Last week in Southeast Asia, the violent crackdown by security forces on anti-coup demonstrators in Myanmar turned even more deadly than preceding weeks amid increasing reports of battlefield tactics being used against demonstrators. Meanwhile, as support for the anti-coup movement by ethnic armed organizations (EAOs) continues to gain momentum, clashes between the military and EAOs intensified in both northern and southern Myanmar. Meanwhile, protest activity increased across the region last week: anti-government protesters in Thailand stepped up their calls for the release of detained protesters; protesters in Indonesia condemned violence against journalists; and government-aligned groups in the Philippines protested against the communist insurgency in the country. Lastly, violence by Islamist groups increased in Indonesia last week ahead of the Easter holiday.
Two months after the military coup in Myanmar, the military junta intensified its crackdown on anti-coup demonstrators and civilians, as supporters of the anti-coup movement continue to resist military rule. Last week, security forces increasingly resorted to using heavy weaponry, with reports of hand grenades and rocket-propelled grenades, in addition to heavy machine guns and snipers, being used against civilians (UN, 1 April 2021). A day before Armed Forces Day, which is commemorated annually on 27 March, the military declared on state-controlled television that they would shoot protesters in the head if they continued to protest. The ensuing violent crackdown by the military junta on 27 March culminated in the most lethal day of killings since 1 February, with over 100 demonstrators and civilians killed by security forces across two dozen towns and cities (Channel News Asia, 27 March 2021). This marks, by far, the highest death toll in a single day.
Meanwhile, the military expanded their offensives against EAOs last week. In southeastern Myanmar, the conflict between the Karen National Union/Karen National Liberation Army (KNU/KNLA) and the military escalated, as the military launched its first air strike on the KNU/KNLA in more than 20 years, also on Armed Forces Day (Frontier Myanmar, 2 April 2021). The air strikes, which continued on a near-daily basis last week, have forced thousands of refugees to flee into the jungle or across the border into Thailand (RFA, 30 March 2021). Reports by local advocacy groups that Thai authorities forced the Kayin refugees to turn back sparked an outcry, but the Thai government insists that the refugees left voluntarily (The Straits Times, 30 March 2021). Elsewhere, in northern Shan and Kachin states, battles between the Kachin Independence Organization/Kachin Independence Army (KIO/KIA) and state forces increased. Notably, the KIO/KIA launched simultaneous attacks on four police stations in Hpakant township on 28 March, which resulted in dozens of police officers being killed (Myanmar Now, 28 March 2021).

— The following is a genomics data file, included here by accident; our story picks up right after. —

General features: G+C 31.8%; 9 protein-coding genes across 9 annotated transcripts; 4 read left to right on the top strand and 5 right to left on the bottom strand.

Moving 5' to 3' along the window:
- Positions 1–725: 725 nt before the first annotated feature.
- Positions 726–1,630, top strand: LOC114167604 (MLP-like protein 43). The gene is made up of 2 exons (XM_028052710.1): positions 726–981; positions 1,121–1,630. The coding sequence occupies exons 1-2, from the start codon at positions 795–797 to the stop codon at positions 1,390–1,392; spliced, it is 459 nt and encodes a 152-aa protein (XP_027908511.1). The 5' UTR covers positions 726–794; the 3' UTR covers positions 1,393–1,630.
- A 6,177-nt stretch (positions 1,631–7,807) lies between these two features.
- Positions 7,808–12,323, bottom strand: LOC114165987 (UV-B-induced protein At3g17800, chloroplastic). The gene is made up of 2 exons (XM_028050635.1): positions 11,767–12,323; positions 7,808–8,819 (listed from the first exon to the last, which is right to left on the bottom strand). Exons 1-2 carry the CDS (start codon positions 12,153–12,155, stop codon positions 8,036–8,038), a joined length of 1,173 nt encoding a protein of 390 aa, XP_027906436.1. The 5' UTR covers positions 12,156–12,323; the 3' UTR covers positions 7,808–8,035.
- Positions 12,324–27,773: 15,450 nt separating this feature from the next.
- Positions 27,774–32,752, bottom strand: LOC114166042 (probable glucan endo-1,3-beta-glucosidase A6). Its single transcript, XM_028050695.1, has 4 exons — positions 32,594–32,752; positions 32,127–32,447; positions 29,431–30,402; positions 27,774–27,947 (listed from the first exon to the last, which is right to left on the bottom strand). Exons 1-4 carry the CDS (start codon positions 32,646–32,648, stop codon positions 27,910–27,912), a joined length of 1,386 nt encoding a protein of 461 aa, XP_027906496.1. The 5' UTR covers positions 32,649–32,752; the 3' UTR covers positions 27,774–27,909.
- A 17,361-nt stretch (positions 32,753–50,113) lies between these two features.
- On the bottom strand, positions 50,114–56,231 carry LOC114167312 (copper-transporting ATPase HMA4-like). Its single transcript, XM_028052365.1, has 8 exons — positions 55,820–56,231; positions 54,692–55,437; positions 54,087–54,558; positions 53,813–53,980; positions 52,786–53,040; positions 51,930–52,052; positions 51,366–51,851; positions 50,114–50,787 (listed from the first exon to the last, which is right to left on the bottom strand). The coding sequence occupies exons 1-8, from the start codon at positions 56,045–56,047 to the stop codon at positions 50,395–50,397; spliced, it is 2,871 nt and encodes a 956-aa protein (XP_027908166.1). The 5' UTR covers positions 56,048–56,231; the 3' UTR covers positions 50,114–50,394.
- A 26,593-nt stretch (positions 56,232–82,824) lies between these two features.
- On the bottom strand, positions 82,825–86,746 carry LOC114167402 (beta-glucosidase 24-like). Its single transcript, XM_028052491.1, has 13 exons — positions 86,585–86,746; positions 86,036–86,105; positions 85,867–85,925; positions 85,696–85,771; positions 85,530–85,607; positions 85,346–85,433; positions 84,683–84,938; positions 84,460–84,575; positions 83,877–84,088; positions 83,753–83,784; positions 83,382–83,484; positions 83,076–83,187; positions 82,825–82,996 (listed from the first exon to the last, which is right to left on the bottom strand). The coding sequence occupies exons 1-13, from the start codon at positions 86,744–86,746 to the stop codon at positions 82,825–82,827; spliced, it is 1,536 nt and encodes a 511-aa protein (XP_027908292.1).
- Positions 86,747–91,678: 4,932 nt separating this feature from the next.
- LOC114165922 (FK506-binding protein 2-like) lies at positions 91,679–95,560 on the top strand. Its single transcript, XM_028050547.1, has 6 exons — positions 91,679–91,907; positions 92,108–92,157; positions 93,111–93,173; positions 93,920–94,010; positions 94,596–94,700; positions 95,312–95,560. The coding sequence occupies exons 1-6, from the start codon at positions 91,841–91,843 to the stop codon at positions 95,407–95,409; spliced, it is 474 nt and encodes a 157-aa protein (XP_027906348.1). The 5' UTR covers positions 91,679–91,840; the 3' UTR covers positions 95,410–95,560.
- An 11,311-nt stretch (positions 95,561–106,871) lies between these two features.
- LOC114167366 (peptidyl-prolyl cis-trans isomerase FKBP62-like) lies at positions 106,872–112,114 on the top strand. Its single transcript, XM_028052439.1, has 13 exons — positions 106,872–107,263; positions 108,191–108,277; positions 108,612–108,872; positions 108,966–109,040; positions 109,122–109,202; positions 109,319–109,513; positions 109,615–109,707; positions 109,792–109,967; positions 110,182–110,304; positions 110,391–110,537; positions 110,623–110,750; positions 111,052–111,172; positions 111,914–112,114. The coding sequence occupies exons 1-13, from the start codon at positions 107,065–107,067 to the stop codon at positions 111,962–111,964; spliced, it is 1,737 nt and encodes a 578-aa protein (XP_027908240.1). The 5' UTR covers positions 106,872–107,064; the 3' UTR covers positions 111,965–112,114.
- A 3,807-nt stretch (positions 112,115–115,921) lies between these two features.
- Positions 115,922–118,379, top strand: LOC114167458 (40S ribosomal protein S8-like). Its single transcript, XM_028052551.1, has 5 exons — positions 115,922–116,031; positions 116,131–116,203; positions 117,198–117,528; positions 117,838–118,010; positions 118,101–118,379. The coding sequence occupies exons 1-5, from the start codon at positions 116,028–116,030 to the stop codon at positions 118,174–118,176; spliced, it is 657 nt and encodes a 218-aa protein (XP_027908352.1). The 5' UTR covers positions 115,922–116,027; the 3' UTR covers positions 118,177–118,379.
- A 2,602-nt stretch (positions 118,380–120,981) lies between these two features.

Meanwhile, more EAOs have publicly declared their support for the anti-coup movement to oppose the military junta (Eleven Media Group, 31 March 2021). During the week, the Brotherhood Alliance — an alliance of three EAOs — broke their silence and issued a statement pledging to fight alongside citizens if the Myanmar military does not stop killing civilians (Myanmar Now, 30 March 2021). The Brotherhood Alliance includes the United League of Arakan/Arakan Army (ULA/AA), which the military junta removed from the Myanmar government’s list of designated terrorist organizations just two weeks ago. The alignment of more EAOs with the anti-coup movement comes amid greater calls by the Myanmar public for the Committee Representing Pyidaungsu Hluttaw (CRPH) — the civilian government formed by lawmakers ousted by the military coup — to work with EAOs to establish a federal army to overthrow the military junta (Guardian, 20 March 2021; Irrawaddy, 23 March 2021).
Other key political developments last week include the announcement by the CRPH that the military-drafted 2008 Constitution has been abolished. The CRPH also presented a new charter that outlines plans to set up a “national unity government” and to draft a new Constitution to establish federal democracy in Myanmar (The Straits Times, 1 April 2021). The announcements were well received by supporters of the anti-coup movement, who symbolically burned physical copies of the 2008 Constitution during demonstrations (Myanmar Now, 1 April 2021). Pundits remarked that while the latest moves by the CRPH are “more symbolic than practical,” they may serve to strengthen the anti-coup movement’s alliances with EAOs to resist the military junta (AP, 1 April 2021).